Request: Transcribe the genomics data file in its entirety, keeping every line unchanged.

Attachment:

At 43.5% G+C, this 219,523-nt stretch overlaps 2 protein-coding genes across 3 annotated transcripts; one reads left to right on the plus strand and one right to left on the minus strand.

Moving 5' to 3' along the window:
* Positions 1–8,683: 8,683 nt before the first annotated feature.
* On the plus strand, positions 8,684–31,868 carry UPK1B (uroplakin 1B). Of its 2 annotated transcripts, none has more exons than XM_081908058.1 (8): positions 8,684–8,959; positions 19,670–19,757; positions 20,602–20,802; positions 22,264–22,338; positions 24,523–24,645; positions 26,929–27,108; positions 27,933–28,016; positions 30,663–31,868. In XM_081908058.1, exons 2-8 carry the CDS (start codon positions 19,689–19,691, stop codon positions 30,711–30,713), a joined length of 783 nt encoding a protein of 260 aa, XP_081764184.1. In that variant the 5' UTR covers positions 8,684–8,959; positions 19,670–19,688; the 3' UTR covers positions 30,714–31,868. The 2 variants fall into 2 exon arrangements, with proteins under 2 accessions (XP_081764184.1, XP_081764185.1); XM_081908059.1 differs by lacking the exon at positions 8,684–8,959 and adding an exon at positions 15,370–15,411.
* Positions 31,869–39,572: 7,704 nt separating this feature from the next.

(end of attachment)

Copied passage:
At 43.5% G+C, this 219,523-nt stretch overlaps 2 protein-coding genes across 3 annotated transcripts; one reads left to right on the plus strand and one right to left on the minus strand.

Moving 5' to 3' along the window:
* Positions 1–8,683: 8,683 nt before the first annotated feature.
* On the plus strand, positions 8,684–31,868 carry UPK1B (uroplakin 1B). Of its 2 annotated transcripts, none has more exons than XM_081908058.1 (8): positions 8,684–8,959; positions 19,670–19,757; positions 20,602–20,802; positions 22,264–22,338; positions 24,523–24,645; positions 26,929–27,108; positions 27,933–28,016; positions 30,663–31,868. In XM_081908058.1, exons 2-8 carry the CDS (start codon positions 19,689–19,691, stop codon positions 30,711–30,713), a joined length of 783 nt encoding a protein of 260 aa, XP_081764184.1. In that variant the 5' UTR covers positions 8,684–8,959; positions 19,670–19,688; the 3' UTR covers positions 30,714–31,868. The 2 variants fall into 2 exon arrangements, with proteins under 2 accessions (XP_081764184.1, XP_081764185.1); XM_081908059.1 differs by lacking the exon at positions 8,684–8,959 and adding an exon at positions 15,370–15,411.
* Positions 31,869–39,572: 7,704 nt separating this feature from the next.